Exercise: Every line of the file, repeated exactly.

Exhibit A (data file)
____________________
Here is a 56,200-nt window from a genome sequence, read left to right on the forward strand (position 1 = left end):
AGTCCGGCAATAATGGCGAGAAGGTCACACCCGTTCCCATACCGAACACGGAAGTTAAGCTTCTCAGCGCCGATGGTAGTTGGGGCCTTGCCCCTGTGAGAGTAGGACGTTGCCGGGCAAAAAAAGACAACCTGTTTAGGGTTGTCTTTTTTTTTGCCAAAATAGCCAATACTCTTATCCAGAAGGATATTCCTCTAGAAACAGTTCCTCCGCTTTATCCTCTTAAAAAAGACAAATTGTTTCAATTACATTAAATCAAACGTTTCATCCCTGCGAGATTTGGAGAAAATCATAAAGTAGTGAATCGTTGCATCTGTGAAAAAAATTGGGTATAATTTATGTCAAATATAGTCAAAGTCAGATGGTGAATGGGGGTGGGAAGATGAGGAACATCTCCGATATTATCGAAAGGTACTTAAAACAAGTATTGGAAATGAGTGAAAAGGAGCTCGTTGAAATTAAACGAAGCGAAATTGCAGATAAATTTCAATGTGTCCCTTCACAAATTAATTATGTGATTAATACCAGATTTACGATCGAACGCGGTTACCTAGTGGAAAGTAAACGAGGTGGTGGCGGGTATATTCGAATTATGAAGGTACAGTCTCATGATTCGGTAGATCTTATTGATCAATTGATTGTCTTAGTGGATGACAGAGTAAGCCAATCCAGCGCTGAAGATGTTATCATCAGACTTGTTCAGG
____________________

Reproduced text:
Here is a 56,200-nt window from a genome sequence, read left to right on the forward strand (position 1 = left end):
AGTCCGGCAATAATGGCGAGAAGGTCACACCCGTTCCCATACCGAACACGGAAGTTAAGCTTCTCAGCGCCGATGGTAGTTGGGGCCTTGCCCCTGTGAGAGTAGGACGTTGCCGGGCAAAAAAAGACAACCTGTTTAGGGTTGTCTTTTTTTTTGCCAAAATAGCCAATACTCTTATCCAGAAGGATATTCCTCTAGAAACAGTTCCTCCGCTTTATCCTCTTAAAAAAGACAAATTGTTTCAATTACATTAAATCAAACGTTTCATCCCTGCGAGATTTGGAGAAAATCATAAAGTAGTGAATCGTTGCATCTGTGAAAAAAATTGGGTATAATTTATGTCAAATATAGTCAAAGTCAGATGGTGAATGGGGGTGGGAAGATGAGGAACATCTCCGATATTATCGAAAGGTACTTAAAACAAGTATTGGAAATGAGTGAAAAGGAGCTCGTTGAAATTAAACGAAGCGAAATTGCAGATAAATTTCAATGTGTCCCTTCACAAATTAATTATGTGATTAATACCAGATTTACGATCGAACGCGGTTACCTAGTGGAAAGTAAACGAGGTGGTGGCGGGTATATTCGAATTATGAAGGTACAGTCTCATGATTCGGTAGATCTTATTGATCAATTGATTGTCTTAGTGGATGACAGAGTAAGCCAATCCAGCGCTGAAGATGTTATCATCAGACTTGTTCAGG